Massacre in Kirkuk
Bush Suppressed CIA Report exonerating Saddam of al-Qaeda Ties
On Wednesday morning, a shaikh of the Dulaim tribe and 3 sons and a son-in-law were shot dead in West Baghdad. The Dulaim are mostly strong Sunnis and many Dulaim in Anbar province are part of the guerrilla movement.
AP reports that in the oil-rich city of Kirkuk, guerrillas lured police to their deaths on Tuesday. One assassinated a police officer on a busy commercial thoroughfare. When other police rushed to the site, a suicide bomber detonated his payload, killing 21 persons and wounding 24. Half of the dead were police.
Deaths of three more GIs were announced, with two killed by small arms fire in Mosul while on patrol, and another killed on Monday in Habaniyah.
The ceremony held in Tikrit by American officials to turn a palace of Saddam back over to the Iraqi government was ruined by incoming rocket fire. The shells were duds, otherwise the lives of US ambassador Zalmay Khalilzad and Gen. Casey might have been placed in danger. As it was, they briefly had to take cover in the palace. When the enemy can strike at will this way at the highest representatives of the United States in Iraq, it is just further proof of how out of control the situation is.
President Jalal Talabani is trying to reach out to Sunni Arab guerrilla forces and may have gotten one leader to come in from the cold. Al-Hayat reports that the other big Kurdish leader, Masoud Barzani, is not happy with this outreach. Hard line Kurds and Shiites see the guerrillas as war criminals and Baathists or radical Salafis who should be fought to the death. Al-Hayat also says that its sources in Baghdad maintain that the United States officials in Iraq are not wild about Talabani’s overtures, either.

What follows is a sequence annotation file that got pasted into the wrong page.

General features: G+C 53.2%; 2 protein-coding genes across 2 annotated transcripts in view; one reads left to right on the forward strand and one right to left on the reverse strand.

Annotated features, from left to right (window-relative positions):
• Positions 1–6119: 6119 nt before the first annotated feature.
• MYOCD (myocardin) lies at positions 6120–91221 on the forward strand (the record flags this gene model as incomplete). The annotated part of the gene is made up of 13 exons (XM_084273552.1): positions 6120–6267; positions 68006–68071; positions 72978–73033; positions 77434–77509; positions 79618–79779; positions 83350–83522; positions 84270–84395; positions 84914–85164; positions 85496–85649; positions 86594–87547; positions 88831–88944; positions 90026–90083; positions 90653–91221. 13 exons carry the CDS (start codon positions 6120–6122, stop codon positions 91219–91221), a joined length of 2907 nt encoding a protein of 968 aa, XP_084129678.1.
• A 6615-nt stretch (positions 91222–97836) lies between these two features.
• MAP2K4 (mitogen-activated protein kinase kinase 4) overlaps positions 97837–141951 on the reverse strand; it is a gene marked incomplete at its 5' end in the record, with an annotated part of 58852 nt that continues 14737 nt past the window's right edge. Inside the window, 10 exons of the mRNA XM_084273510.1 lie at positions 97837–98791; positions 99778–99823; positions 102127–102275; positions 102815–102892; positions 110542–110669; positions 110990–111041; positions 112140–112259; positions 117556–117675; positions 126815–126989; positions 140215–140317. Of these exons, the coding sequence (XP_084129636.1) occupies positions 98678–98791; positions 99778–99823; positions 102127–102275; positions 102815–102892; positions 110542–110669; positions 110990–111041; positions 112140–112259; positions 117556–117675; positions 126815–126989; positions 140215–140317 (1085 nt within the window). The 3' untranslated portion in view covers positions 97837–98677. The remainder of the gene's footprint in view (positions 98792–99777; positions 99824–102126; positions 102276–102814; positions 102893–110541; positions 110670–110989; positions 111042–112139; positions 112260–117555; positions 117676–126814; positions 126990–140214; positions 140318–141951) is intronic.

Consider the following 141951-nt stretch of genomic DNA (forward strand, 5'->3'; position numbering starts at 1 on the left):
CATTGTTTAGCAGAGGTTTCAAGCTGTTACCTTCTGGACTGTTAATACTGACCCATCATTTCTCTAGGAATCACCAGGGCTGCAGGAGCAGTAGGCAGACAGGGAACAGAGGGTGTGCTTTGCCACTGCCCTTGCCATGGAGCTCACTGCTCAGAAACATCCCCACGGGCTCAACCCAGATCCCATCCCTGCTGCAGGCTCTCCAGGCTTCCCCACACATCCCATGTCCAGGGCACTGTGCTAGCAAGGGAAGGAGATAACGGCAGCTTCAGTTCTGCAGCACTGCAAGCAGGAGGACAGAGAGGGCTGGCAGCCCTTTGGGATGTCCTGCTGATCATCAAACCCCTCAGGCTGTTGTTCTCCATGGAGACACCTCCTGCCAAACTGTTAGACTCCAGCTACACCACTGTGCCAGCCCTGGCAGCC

Big Oil is attempting to lock in highly favorable contracts on the development of new Iraqi fields that would have the effect of robbing the Iraqi public of billions.
Remember how National Security Council adviser Stephen Hadley lamented the inadequacy of US intelligence on Iraq before the war? Well it turns out that the CIA briefed Bush on September 21, 2001, that there was no operational cooperation between Saddam and al-Qaeda. Then Bush refused to give the brief to the Senate Intelligence Committee! And then Hadley blames the CIA for bad intelligence on Iraq before the war? This information was revealed by the National Journal. If I were the National Journal, I’d look into whether the CIA official who told Bush that is still in government employ. The Bush administration has been extremely vindictive toward any government official who bucked its pet projects.
Dr. Amal Kashif al-Ghita, a parliamentarian from Iraq, argues that the big problem facing the country is not sectarian splits but the growing divide between the wealthy and the poor. Although the American tradition of social analysis is often allergic to class analysis, it seems obvious that social class is driving some of the country’s conflicts. The battles in Najaf in spring of 2004 were between the urban poor (“the Mahdi Army”) and the shopkeeper and entrepreneur class of the pilgrimage city. The Najaf bourgeoisie was happy to have the Marines fight for its interests. They won the struggle for control of the pilgrimage trade, and are now engineering closer relations to Iran, among their primary clients (i.e. pilgrims). This struggle, however, is unlikely actually to be over, which is why you don’t see the Najaf wealthy clamoring for a US withdrawal. If Iraq falls further into poverty, social conflicts could well grow.
Here is a profile of Kristina Borjesson’s “Feet to the Fire,”, a profile of journalists and bloggers on the failures of the corporate media in the run-up to the Iraq War.